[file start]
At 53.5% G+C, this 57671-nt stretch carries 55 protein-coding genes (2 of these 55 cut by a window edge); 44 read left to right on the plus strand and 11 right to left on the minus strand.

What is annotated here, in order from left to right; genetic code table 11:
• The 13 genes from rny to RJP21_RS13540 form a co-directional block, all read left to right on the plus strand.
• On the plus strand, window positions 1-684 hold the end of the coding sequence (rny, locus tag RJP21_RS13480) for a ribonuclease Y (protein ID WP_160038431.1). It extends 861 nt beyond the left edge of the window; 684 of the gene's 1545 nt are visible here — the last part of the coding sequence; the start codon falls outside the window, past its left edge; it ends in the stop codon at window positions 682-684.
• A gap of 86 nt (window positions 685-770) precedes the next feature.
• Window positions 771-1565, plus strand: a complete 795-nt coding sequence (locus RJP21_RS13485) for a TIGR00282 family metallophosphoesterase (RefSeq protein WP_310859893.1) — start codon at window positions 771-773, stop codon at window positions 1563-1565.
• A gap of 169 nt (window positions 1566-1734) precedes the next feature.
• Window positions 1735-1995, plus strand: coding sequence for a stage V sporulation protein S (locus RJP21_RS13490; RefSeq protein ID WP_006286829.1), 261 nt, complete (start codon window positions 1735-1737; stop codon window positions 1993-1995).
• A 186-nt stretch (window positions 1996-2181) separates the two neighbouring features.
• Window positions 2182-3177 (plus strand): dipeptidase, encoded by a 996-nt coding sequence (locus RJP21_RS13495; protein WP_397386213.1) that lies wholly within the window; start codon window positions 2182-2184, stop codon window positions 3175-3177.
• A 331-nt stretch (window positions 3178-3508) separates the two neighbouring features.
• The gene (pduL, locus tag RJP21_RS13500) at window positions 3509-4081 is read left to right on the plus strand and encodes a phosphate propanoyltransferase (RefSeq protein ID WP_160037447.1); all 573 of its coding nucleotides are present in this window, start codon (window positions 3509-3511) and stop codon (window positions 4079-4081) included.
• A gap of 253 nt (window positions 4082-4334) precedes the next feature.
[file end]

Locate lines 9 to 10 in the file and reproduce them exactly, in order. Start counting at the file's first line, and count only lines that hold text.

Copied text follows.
• A 186-nt stretch (window positions 1996-2181) separates the two neighbouring features.
• Window positions 2182-3177 (plus strand): dipeptidase, encoded by a 996-nt coding sequence (locus RJP21_RS13495; protein WP_397386213.1) that lies wholly within the window; start codon window positions 2182-2184, stop codon window positions 3175-3177.